Seymour Hersh’s ‘Reporter’ is an absolute delight

“Reporter” is less an autobiography that an account of how Hersh got his big stories. And how he got his big stories boils down to dogged determination to get to the truth.

By MATT NESVISKY
August 22, 2018 12:52
Seymour Hersh’s ‘Reporter’ is an absolute delight

Erez Kaplan Haelion, CTO of Cyber 2.0US President George W. Bush applauds A.M. Rosenthal (right), executive editor of The New York Times, after he was presented with the Presidential Medal of Freedom at the White House on July 9, 2002. (photo credit: REUTERS)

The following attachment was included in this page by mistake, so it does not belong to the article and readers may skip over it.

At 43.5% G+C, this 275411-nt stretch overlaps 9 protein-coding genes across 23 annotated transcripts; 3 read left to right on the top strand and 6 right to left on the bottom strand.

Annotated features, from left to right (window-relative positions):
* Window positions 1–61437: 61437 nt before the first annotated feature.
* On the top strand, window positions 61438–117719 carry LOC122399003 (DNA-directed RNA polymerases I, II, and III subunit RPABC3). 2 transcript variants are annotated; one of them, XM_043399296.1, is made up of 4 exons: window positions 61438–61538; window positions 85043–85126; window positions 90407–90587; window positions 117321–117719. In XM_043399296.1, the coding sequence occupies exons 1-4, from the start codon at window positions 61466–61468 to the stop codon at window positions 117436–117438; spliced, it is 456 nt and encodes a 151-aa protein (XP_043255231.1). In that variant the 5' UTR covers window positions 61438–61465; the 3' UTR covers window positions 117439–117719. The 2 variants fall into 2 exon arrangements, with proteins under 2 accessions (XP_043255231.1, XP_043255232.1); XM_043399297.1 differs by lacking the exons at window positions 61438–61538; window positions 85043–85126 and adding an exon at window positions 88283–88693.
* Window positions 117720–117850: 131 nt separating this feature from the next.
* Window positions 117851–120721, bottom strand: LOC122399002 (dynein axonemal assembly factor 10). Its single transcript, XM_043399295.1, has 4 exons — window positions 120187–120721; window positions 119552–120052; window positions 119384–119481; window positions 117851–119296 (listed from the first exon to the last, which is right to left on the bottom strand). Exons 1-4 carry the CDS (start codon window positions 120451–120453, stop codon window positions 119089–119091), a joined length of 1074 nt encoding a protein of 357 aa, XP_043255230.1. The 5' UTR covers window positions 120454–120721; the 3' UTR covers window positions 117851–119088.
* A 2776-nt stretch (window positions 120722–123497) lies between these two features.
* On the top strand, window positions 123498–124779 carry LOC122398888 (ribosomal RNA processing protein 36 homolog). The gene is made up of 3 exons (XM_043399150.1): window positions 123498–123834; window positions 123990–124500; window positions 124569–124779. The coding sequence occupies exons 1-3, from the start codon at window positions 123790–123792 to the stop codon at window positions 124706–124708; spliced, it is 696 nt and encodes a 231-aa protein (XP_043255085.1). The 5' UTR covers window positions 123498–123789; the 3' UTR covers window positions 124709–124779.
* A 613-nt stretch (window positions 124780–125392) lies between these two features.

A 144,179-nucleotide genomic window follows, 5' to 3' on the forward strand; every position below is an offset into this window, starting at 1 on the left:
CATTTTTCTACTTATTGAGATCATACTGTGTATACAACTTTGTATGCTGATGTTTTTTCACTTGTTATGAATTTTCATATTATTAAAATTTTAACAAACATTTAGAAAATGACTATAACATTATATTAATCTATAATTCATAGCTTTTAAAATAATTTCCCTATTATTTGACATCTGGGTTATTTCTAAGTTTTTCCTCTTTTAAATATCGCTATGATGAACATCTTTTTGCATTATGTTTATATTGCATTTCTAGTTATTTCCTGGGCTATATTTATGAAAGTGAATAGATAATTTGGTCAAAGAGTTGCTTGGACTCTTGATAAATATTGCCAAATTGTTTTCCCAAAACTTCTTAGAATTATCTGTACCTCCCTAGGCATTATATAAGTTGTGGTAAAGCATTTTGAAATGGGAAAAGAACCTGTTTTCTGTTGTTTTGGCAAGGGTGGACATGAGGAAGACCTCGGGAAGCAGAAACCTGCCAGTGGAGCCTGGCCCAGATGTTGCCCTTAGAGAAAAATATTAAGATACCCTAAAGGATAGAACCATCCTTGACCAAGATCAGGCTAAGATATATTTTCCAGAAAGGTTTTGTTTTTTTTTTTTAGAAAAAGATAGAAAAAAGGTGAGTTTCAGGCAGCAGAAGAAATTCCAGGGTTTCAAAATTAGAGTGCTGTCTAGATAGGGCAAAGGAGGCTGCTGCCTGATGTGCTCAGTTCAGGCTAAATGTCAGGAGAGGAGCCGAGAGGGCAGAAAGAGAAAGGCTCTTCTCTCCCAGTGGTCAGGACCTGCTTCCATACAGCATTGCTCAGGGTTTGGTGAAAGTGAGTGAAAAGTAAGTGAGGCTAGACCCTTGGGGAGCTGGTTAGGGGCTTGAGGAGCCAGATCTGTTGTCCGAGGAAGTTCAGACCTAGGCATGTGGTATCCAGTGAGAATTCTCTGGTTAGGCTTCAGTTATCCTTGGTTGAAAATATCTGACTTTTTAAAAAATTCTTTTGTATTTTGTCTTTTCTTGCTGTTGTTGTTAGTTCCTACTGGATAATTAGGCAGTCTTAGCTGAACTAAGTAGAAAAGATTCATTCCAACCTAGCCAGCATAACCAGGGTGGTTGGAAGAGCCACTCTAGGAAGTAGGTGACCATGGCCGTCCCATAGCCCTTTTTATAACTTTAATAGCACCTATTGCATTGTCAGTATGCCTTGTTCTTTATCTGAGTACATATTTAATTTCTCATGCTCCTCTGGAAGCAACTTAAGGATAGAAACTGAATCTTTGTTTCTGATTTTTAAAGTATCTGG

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FOR NEARLY a half-century Seymour Hersh arguably has been America’s premier investigative journalist. He has also been consistently controversial, with critics sniping at his methods, his sources, his political and social biases, his involvement with government, military and intelligence personnel and much more.

Hersh is, of course, the reporter who won the Pulitzer Prize for breaking the story about the My Lai massacre during the Vietnam War and against all odds tracking down its key figure, Lieut. William Calley. He uncovered countless scandals involving illegal actions by the White House (the secret bombing of Cambodia and Laos, unauthorized monitoring of American citizens’ phone and email accounts, assassination plots), rogue activities by the CIA and by huge corporations, on and on. His sleuthing also brought to light startling facts about Watergate and the Abu Ghraib prison outrage in Iraq.

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